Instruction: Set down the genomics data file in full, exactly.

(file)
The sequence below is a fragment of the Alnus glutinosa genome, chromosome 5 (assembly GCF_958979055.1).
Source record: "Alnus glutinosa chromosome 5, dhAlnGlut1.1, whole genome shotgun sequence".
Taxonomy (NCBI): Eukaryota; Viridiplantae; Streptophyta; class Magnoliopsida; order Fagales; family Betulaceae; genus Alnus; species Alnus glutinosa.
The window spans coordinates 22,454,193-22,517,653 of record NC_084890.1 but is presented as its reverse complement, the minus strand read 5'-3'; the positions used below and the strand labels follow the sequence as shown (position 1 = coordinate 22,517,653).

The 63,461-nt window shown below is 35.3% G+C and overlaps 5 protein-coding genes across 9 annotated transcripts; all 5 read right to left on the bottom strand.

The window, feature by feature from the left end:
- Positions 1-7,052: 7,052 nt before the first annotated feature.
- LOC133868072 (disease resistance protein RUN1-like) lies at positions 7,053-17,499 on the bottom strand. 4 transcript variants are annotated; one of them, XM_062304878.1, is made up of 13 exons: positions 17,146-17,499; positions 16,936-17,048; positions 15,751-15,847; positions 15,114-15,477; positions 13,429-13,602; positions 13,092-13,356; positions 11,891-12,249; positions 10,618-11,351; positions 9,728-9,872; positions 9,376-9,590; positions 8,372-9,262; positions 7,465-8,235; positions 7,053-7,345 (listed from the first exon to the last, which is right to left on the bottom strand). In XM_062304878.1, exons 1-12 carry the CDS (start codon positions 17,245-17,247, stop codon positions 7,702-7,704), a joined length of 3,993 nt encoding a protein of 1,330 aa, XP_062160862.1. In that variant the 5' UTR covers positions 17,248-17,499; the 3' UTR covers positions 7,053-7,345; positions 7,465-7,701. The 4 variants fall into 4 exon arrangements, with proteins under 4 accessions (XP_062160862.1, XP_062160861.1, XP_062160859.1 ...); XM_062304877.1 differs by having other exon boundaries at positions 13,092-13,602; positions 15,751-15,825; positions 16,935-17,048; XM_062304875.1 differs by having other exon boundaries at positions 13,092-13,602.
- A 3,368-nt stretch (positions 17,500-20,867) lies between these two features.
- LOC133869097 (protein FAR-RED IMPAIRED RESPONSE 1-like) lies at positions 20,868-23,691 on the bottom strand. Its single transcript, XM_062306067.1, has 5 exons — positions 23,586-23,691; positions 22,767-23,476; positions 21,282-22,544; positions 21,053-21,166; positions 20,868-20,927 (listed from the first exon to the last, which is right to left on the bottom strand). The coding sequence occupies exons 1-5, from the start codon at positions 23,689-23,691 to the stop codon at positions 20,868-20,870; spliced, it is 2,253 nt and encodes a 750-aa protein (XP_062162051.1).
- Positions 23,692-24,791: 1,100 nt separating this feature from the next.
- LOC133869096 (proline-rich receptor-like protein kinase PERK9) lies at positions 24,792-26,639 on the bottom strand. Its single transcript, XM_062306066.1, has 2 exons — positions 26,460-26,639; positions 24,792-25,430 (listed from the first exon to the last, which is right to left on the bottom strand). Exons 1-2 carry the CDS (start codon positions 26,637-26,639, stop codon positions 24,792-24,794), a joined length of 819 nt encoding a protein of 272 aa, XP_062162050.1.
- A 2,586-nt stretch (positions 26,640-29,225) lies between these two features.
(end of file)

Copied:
The sequence below is a fragment of the Alnus glutinosa genome, chromosome 5 (assembly GCF_958979055.1).
Source record: "Alnus glutinosa chromosome 5, dhAlnGlut1.1, whole genome shotgun sequence".
Taxonomy (NCBI): Eukaryota; Viridiplantae; Streptophyta; class Magnoliopsida; order Fagales; family Betulaceae; genus Alnus; species Alnus glutinosa.
The window spans coordinates 22,454,193-22,517,653 of record NC_084890.1 but is presented as its reverse complement, the minus strand read 5'-3'; the positions used below and the strand labels follow the sequence as shown (position 1 = coordinate 22,517,653).

The 63,461-nt window shown below is 35.3% G+C and overlaps 5 protein-coding genes across 9 annotated transcripts; all 5 read right to left on the bottom strand.

The window, feature by feature from the left end:
- Positions 1-7,052: 7,052 nt before the first annotated feature.
- LOC133868072 (disease resistance protein RUN1-like) lies at positions 7,053-17,499 on the bottom strand. 4 transcript variants are annotated; one of them, XM_062304878.1, is made up of 13 exons: positions 17,146-17,499; positions 16,936-17,048; positions 15,751-15,847; positions 15,114-15,477; positions 13,429-13,602; positions 13,092-13,356; positions 11,891-12,249; positions 10,618-11,351; positions 9,728-9,872; positions 9,376-9,590; positions 8,372-9,262; positions 7,465-8,235; positions 7,053-7,345 (listed from the first exon to the last, which is right to left on the bottom strand). In XM_062304878.1, exons 1-12 carry the CDS (start codon positions 17,245-17,247, stop codon positions 7,702-7,704), a joined length of 3,993 nt encoding a protein of 1,330 aa, XP_062160862.1. In that variant the 5' UTR covers positions 17,248-17,499; the 3' UTR covers positions 7,053-7,345; positions 7,465-7,701. The 4 variants fall into 4 exon arrangements, with proteins under 4 accessions (XP_062160862.1, XP_062160861.1, XP_062160859.1 ...); XM_062304877.1 differs by having other exon boundaries at positions 13,092-13,602; positions 15,751-15,825; positions 16,935-17,048; XM_062304875.1 differs by having other exon boundaries at positions 13,092-13,602.
- A 3,368-nt stretch (positions 17,500-20,867) lies between these two features.
- LOC133869097 (protein FAR-RED IMPAIRED RESPONSE 1-like) lies at positions 20,868-23,691 on the bottom strand. Its single transcript, XM_062306067.1, has 5 exons — positions 23,586-23,691; positions 22,767-23,476; positions 21,282-22,544; positions 21,053-21,166; positions 20,868-20,927 (listed from the first exon to the last, which is right to left on the bottom strand). The coding sequence occupies exons 1-5, from the start codon at positions 23,689-23,691 to the stop codon at positions 20,868-20,870; spliced, it is 2,253 nt and encodes a 750-aa protein (XP_062162051.1).
- Positions 23,692-24,791: 1,100 nt separating this feature from the next.
- LOC133869096 (proline-rich receptor-like protein kinase PERK9) lies at positions 24,792-26,639 on the bottom strand. Its single transcript, XM_062306066.1, has 2 exons — positions 26,460-26,639; positions 24,792-25,430 (listed from the first exon to the last, which is right to left on the bottom strand). Exons 1-2 carry the CDS (start codon positions 26,637-26,639, stop codon positions 24,792-24,794), a joined length of 819 nt encoding a protein of 272 aa, XP_062162050.1.
- A 2,586-nt stretch (positions 26,640-29,225) lies between these two features.